Drought resistance and resilience of non-native versus invaded-native grassland in the Northern Tallgrass Prairie.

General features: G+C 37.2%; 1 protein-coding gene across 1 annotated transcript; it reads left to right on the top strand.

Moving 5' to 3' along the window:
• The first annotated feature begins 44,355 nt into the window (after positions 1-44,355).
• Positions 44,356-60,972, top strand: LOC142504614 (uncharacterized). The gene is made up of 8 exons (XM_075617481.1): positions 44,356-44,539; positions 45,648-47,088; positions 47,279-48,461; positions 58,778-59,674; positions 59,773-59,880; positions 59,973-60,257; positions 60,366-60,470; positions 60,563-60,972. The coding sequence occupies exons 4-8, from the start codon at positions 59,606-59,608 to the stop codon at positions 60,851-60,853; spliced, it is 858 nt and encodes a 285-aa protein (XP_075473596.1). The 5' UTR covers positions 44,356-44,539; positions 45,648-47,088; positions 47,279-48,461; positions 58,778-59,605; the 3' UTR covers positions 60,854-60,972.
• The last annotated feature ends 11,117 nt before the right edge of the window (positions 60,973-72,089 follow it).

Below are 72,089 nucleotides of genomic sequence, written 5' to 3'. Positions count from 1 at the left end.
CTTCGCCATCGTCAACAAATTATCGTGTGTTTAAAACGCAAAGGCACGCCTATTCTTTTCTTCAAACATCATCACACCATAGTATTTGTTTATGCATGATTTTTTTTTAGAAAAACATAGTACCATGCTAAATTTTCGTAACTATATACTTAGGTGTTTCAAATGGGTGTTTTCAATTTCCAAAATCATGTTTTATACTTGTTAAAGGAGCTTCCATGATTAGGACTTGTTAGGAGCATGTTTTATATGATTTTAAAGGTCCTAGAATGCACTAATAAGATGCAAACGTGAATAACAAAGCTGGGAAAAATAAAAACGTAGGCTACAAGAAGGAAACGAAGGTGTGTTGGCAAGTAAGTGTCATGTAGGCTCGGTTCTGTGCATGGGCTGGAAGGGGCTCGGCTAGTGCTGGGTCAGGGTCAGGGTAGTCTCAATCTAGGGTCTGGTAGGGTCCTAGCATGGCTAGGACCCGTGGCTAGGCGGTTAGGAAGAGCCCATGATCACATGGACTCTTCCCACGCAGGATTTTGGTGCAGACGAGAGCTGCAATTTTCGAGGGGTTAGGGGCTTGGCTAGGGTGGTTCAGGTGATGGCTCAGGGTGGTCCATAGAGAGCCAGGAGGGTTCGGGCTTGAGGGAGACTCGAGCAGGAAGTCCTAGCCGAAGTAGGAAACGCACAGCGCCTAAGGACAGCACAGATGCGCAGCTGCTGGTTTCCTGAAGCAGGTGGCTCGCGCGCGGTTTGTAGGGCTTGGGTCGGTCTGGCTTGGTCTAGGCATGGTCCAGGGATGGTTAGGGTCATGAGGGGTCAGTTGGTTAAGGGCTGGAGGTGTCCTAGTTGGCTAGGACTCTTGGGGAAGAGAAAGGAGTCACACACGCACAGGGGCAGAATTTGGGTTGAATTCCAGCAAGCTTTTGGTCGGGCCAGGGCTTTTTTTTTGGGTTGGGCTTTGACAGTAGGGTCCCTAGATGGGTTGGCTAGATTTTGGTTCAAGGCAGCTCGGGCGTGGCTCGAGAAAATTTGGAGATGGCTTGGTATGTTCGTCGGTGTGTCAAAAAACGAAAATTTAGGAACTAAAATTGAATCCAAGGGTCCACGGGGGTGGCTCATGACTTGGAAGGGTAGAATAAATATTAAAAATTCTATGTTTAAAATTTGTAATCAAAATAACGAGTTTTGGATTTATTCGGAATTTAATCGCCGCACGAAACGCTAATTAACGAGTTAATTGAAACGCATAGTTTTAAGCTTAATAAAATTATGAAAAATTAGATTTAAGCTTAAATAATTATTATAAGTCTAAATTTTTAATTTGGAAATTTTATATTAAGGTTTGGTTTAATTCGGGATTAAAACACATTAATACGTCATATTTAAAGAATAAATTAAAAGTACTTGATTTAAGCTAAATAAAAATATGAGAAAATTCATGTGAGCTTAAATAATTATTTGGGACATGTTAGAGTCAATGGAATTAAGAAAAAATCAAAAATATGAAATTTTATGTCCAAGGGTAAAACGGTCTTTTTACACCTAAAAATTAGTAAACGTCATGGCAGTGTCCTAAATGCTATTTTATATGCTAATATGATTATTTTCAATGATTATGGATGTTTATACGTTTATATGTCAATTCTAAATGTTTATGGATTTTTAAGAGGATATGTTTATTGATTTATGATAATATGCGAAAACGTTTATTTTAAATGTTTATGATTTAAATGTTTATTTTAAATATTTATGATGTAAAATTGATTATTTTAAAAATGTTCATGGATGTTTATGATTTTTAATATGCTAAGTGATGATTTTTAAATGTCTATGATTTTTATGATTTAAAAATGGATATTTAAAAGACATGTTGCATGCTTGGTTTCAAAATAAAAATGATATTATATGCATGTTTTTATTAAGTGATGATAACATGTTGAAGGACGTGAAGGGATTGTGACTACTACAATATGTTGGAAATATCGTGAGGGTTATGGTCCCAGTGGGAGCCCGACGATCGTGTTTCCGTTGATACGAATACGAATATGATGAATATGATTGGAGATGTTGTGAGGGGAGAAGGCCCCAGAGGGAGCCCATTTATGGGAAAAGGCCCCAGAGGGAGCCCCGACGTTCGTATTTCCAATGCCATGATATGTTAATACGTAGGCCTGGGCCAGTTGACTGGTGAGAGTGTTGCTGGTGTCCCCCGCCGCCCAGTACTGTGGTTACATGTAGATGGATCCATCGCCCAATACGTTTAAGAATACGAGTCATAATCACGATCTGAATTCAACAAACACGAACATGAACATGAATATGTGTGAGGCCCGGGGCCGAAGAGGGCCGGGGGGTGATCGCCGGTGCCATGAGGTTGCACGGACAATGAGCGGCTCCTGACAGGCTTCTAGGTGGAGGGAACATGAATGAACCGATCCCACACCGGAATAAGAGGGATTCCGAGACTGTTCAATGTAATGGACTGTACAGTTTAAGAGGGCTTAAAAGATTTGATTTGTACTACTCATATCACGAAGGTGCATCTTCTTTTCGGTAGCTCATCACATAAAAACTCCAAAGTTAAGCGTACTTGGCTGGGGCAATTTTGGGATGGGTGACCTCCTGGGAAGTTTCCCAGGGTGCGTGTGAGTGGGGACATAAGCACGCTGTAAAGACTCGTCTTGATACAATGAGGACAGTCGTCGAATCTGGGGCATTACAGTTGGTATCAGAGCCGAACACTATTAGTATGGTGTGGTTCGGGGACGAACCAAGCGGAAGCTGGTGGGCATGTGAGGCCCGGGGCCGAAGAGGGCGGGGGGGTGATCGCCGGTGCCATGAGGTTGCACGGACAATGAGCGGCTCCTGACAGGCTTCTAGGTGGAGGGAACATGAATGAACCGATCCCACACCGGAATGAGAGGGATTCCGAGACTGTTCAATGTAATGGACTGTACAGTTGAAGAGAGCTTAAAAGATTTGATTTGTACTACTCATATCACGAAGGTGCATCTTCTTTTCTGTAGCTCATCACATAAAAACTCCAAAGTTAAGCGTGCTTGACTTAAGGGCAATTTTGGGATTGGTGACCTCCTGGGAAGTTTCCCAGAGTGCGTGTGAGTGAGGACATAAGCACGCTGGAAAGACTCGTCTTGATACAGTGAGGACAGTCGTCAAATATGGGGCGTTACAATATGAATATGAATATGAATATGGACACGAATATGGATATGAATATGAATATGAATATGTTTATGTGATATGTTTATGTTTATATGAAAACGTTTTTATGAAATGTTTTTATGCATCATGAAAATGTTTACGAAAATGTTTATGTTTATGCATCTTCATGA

In the North American Northern Great Plains, Kentucky bluegrass (Poa pratensis L.) and smooth bromegrass (Bromus inermis Leyss. subsp. inermis) pose a serious threat to native grassland integrity and function. This study's objectives were to (1) determine drought resistance of non-native grassland and invaded-native tallgrass prairie during 1 and 2 yr of drought and (2) determine drought resilience of nonnative grassland and invaded-native tallgrass prairie after 1 yr of drought and 1 yr of recovery with 100% of average precipitation. Three rainout shelters, 3.6 m x 4 m, were installed on non-native and invaded-native grassland in eastern South Dakota to simulate drought conditions by excluding ambient rainfall. The shelter system was constructed on a track whereby the shelter automatically moved over the experimental plots when it rained and moved away from the plots when it stopped raining. Weekly watering treatments consisted of ambient, 75%, 100%, 125%, and 250% of the 30-yr average in 2013 and 2014 (Experiment I). Also, in 2014 a second set of the 75%, 100%, and 125% watering treatments were watered to 100% of the 30-yr average (Experiment II). Drought reduced biomass production in both non-native and invaded-native grassland sites. When plots were watered to 100% of the 30-yr average, the non-native site had similar amount of biomass compared with the drought year, but the invaded-native site had lower biomass. This response provides more evidence regarding the aggressive nature of these two introduced cool-season grasses and a mechanism to explain their continual dominance and expansion in this region.